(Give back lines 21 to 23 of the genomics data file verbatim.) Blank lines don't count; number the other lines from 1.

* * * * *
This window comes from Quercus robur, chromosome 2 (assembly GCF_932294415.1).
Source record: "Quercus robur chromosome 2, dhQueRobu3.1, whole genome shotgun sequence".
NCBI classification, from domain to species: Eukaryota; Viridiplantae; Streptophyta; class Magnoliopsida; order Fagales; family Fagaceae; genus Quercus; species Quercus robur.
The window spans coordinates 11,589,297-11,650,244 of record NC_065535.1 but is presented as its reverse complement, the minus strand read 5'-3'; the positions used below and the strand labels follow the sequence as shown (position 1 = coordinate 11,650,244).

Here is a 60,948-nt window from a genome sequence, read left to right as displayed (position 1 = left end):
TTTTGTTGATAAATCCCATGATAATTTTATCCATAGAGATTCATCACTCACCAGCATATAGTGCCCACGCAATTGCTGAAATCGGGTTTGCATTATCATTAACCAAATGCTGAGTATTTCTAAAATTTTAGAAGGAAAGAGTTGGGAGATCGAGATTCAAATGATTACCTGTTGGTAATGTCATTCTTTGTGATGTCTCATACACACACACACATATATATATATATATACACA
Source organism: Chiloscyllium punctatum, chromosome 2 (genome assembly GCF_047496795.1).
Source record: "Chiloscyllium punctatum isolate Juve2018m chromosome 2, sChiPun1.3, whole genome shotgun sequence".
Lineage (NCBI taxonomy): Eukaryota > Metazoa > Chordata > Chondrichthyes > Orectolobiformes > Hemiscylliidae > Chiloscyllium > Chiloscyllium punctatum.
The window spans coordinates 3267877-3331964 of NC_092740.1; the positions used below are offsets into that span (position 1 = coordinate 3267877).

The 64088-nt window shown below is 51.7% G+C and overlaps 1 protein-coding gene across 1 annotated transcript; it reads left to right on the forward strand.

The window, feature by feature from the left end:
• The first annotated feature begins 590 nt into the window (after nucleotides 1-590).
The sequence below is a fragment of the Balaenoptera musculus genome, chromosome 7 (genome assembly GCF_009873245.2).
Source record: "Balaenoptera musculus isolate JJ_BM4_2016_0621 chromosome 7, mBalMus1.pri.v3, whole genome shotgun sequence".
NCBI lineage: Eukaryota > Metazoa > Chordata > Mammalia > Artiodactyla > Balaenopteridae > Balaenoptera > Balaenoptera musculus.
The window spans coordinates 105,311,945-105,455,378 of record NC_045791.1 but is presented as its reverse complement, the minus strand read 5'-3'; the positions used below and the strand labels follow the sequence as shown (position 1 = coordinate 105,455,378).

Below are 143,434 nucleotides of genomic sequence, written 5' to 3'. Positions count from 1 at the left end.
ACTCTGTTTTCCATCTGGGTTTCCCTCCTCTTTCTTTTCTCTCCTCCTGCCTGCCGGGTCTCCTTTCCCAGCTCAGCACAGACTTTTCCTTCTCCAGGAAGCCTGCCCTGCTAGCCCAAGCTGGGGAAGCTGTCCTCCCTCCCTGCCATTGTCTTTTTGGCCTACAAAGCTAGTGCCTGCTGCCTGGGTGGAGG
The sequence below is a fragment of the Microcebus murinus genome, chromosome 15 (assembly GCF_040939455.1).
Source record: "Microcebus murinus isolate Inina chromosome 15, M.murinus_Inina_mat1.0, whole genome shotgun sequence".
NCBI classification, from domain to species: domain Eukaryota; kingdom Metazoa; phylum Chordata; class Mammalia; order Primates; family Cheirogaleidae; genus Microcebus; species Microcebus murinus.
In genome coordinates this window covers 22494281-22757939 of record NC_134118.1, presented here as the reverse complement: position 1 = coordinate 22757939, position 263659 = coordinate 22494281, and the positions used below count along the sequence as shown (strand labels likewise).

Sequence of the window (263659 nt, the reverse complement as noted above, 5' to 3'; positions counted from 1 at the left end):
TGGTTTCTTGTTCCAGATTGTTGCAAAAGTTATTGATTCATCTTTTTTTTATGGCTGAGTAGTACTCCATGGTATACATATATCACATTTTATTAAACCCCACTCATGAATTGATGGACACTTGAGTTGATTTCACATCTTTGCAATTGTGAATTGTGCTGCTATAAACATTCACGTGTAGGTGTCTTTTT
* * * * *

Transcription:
Source record: "Microcebus murinus isolate Inina chromosome 15, M.murinus_Inina_mat1.0, whole genome shotgun sequence".
NCBI classification, from domain to species: domain Eukaryota; kingdom Metazoa; phylum Chordata; class Mammalia; order Primates; family Cheirogaleidae; genus Microcebus; species Microcebus murinus.
In genome coordinates this window covers 22494281-22757939 of record NC_134118.1, presented here as the reverse complement: position 1 = coordinate 22757939, position 263659 = coordinate 22494281, and the positions used below count along the sequence as shown (strand labels likewise).